There has been increased research on loneliness & happiness, loneliness & mood stability, loneliness & physical health. Psychologists know that while mode of treatment and specific clinical intervention is important to success of mental health treatment, the most important aspect of therapy is the relationship between therapist and client. This is the one variable, through and through, that shows greatest impact on symptom relief, insight, & long-term change. The depth of the therapy relationship is dependent on trust & safety, emotional vulnerability, consistency & accountability, and can only in some ways be compared to typical social relationships that happen outside of the room. Why is this important?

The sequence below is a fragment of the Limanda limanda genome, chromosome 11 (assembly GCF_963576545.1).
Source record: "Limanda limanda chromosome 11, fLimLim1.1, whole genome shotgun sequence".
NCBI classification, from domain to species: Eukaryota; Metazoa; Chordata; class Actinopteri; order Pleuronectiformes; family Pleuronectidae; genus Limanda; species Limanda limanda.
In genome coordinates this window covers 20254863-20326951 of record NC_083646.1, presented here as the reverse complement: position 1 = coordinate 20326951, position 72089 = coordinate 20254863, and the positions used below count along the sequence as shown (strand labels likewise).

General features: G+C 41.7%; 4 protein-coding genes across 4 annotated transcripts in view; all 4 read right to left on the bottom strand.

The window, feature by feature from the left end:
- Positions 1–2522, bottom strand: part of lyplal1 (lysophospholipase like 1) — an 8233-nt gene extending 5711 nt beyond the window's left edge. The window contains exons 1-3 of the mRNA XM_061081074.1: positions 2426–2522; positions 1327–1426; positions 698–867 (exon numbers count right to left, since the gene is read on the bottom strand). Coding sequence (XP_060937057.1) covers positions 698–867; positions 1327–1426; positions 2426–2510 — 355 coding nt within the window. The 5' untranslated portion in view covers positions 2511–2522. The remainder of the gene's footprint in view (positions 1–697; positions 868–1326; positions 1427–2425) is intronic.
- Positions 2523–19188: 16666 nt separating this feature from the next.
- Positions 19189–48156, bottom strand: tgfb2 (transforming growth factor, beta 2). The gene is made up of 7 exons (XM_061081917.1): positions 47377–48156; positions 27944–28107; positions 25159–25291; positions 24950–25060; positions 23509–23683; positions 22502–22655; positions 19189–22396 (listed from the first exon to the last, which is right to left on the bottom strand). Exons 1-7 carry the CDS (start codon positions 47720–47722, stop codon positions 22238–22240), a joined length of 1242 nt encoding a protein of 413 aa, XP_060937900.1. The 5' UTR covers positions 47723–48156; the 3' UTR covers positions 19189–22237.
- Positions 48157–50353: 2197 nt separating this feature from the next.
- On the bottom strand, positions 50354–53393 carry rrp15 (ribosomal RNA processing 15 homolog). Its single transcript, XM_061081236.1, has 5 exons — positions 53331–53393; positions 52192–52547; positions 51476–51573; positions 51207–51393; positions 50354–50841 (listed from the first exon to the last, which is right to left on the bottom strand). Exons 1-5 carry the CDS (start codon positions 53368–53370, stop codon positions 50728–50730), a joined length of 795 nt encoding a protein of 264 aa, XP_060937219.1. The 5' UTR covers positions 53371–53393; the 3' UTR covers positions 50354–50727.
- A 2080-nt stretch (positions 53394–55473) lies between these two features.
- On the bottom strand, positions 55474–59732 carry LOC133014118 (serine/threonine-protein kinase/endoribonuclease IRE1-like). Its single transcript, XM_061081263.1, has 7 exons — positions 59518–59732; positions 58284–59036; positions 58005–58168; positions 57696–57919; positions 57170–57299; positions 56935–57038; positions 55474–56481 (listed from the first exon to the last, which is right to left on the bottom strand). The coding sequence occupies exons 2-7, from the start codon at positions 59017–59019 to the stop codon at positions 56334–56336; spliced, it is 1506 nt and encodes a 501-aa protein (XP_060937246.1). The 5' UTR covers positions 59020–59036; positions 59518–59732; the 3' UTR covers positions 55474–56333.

These are the same levels of depth that we tend to seek in our most precious relationships, and that contribute to feeling either close or lonely. The relationship that we have within therapy can help us to greatly improve how we see ourselves and others, and can have a direct impact on how we improve our connections with others, and how we live our best lives.
A friend recently passed on an article written by her friend, Dr. Katherine Otto, that cleanly & concisely pulls the medical, mental and psychological all together! See below--